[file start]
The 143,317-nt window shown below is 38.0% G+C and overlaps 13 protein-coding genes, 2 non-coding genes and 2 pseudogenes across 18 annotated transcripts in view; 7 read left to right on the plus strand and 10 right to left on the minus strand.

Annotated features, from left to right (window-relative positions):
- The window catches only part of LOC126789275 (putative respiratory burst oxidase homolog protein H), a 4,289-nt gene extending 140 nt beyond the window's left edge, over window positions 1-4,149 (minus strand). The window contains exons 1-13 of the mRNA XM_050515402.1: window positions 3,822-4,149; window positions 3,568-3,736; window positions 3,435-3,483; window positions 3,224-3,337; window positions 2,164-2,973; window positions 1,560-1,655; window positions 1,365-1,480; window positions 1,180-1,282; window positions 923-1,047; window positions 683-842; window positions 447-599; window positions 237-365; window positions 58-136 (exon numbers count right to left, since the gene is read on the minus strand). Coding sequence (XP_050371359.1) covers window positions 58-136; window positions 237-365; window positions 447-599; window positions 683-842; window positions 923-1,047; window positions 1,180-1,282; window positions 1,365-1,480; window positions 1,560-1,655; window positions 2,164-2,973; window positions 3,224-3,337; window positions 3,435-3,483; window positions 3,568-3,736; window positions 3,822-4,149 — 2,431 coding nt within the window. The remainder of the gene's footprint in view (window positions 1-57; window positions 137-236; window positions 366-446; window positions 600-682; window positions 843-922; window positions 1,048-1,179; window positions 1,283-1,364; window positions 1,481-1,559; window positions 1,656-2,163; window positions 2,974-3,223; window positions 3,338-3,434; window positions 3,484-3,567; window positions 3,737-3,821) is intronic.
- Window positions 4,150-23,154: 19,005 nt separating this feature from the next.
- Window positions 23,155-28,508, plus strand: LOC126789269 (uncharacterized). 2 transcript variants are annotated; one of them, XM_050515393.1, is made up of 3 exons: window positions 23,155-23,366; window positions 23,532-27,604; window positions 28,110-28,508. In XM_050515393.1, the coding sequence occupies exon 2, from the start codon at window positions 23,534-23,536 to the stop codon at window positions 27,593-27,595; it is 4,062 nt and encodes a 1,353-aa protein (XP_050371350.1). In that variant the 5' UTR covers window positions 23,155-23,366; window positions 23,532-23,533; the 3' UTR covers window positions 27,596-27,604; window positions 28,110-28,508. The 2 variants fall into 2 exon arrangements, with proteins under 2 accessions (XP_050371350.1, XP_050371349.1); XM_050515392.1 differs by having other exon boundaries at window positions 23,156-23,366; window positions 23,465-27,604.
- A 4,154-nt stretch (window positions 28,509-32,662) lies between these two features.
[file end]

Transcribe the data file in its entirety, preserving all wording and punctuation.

The 143,317-nt window shown below is 38.0% G+C and overlaps 13 protein-coding genes, 2 non-coding genes and 2 pseudogenes across 18 annotated transcripts in view; 7 read left to right on the plus strand and 10 right to left on the minus strand.

Annotated features, from left to right (window-relative positions):
- The window catches only part of LOC126789275 (putative respiratory burst oxidase homolog protein H), a 4,289-nt gene extending 140 nt beyond the window's left edge, over window positions 1-4,149 (minus strand). The window contains exons 1-13 of the mRNA XM_050515402.1: window positions 3,822-4,149; window positions 3,568-3,736; window positions 3,435-3,483; window positions 3,224-3,337; window positions 2,164-2,973; window positions 1,560-1,655; window positions 1,365-1,480; window positions 1,180-1,282; window positions 923-1,047; window positions 683-842; window positions 447-599; window positions 237-365; window positions 58-136 (exon numbers count right to left, since the gene is read on the minus strand). Coding sequence (XP_050371359.1) covers window positions 58-136; window positions 237-365; window positions 447-599; window positions 683-842; window positions 923-1,047; window positions 1,180-1,282; window positions 1,365-1,480; window positions 1,560-1,655; window positions 2,164-2,973; window positions 3,224-3,337; window positions 3,435-3,483; window positions 3,568-3,736; window positions 3,822-4,149 — 2,431 coding nt within the window. The remainder of the gene's footprint in view (window positions 1-57; window positions 137-236; window positions 366-446; window positions 600-682; window positions 843-922; window positions 1,048-1,179; window positions 1,283-1,364; window positions 1,481-1,559; window positions 1,656-2,163; window positions 2,974-3,223; window positions 3,338-3,434; window positions 3,484-3,567; window positions 3,737-3,821) is intronic.
- Window positions 4,150-23,154: 19,005 nt separating this feature from the next.
- Window positions 23,155-28,508, plus strand: LOC126789269 (uncharacterized). 2 transcript variants are annotated; one of them, XM_050515393.1, is made up of 3 exons: window positions 23,155-23,366; window positions 23,532-27,604; window positions 28,110-28,508. In XM_050515393.1, the coding sequence occupies exon 2, from the start codon at window positions 23,534-23,536 to the stop codon at window positions 27,593-27,595; it is 4,062 nt and encodes a 1,353-aa protein (XP_050371350.1). In that variant the 5' UTR covers window positions 23,155-23,366; window positions 23,532-23,533; the 3' UTR covers window positions 27,596-27,604; window positions 28,110-28,508. The 2 variants fall into 2 exon arrangements, with proteins under 2 accessions (XP_050371350.1, XP_050371349.1); XM_050515392.1 differs by having other exon boundaries at window positions 23,156-23,366; window positions 23,465-27,604.
- A 4,154-nt stretch (window positions 28,509-32,662) lies between these two features.